10. ^ a b c d Masiero, Joseph R.; Mainzer, A. K.; Grav, T.; Bauer, J. M.; Cutri, R. M.; Nugent, C.; et al. (November 2012). "Preliminary Analysis of WISE/NEOWISE 3-Band Cryogenic and Post-cryogenic Observations of Main Belt Asteroids". The Astrophysical Journal Letters. 759 (1): 5. arXiv:1209.5794. Bibcode:2012ApJ...759L...8M. doi:10.1088/2041-8205/759/1/L8. Retrieved 6 September 2017.
  11. ^ a b c d Mainzer, A.; Grav, T.; Masiero, J.; Hand, E.; Bauer, J.; Tholen, D.; et al. (November 2011). "NEOWISE Studies of Spectrophotometrically Classified Asteroids: Preliminary Results". The Astrophysical Journal. 741 (2): 25. arXiv:1109.6407. Bibcode:2011ApJ...741...90M. doi:10.1088/0004-637X/741/2/90.
  12. ^ a b Monson, Andy; Kipp, Steven (December 2004). "Corrigendum: Rotational periods of asteroids 1165 Imprinetta, 1299 Mertona 1645 Waterfield, 1833 Shmakova, 2313 Aruna, and (13856) 1999 XZ105". The Minor Planet Bulletin. 31 (4): 97. Bibcode:2004MPBu...31...97M. ISSN 1052-8091. Retrieved 6 September 2017.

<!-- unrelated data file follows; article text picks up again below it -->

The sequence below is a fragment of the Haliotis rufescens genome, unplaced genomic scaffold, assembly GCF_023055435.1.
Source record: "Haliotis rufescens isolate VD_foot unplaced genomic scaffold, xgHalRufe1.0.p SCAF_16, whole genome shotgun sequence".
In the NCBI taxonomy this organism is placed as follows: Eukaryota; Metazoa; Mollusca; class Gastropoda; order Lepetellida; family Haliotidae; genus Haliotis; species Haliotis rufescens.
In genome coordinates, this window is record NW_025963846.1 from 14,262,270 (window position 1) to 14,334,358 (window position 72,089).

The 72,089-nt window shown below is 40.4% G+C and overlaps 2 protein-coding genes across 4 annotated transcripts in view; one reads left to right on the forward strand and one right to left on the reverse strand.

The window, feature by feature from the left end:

13. ^ a b Menke, John L. (September 2005). "Lightcurves and periods for asteroids 471 Papagena, 675 Ludmilla, 1016 Anitra, 1127 Mimi, 1165 Imprinetta, 1171 Rustahawelia, and 2283 Bunke". The Minor Planet Bulletin. 32 (3): 64–66. Bibcode:2005MPBu...32...64M. ISSN 1052-8091. Retrieved 6 September 2017.
  14. ^ a b c Veres, Peter; Jedicke, Robert; Fitzsimmons, Alan; Denneau, Larry; Granvik, Mikael; Bolin, Bryce; et al. (November 2015). "Absolute magnitudes and slope parameters for 250,000 asteroids observed by Pan-STARRS PS1 - Preliminary results". Icarus. 261: 34–47. arXiv:1506.00762. Bibcode:2015Icar..261...34V. doi:10.1016/j.icarus.2015.08.007. Retrieved 6 September 2017.
  15. ^ a b "1165 Imprinetta (1930 HM)". Minor Planet Center. Retrieved 6 September 2017.
  16. ^ a b Nesvorný, D.; Broz, M.; Carruba, V. (December 2014). Identification and Dynamical Properties of Asteroid Families. Asteroids IV. pp. 297–321. arXiv:1502.01628. Bibcode:2015aste.book..297N. doi:10.2458/azu_uapress_9780816532131-ch016. ISBN 9780816532131.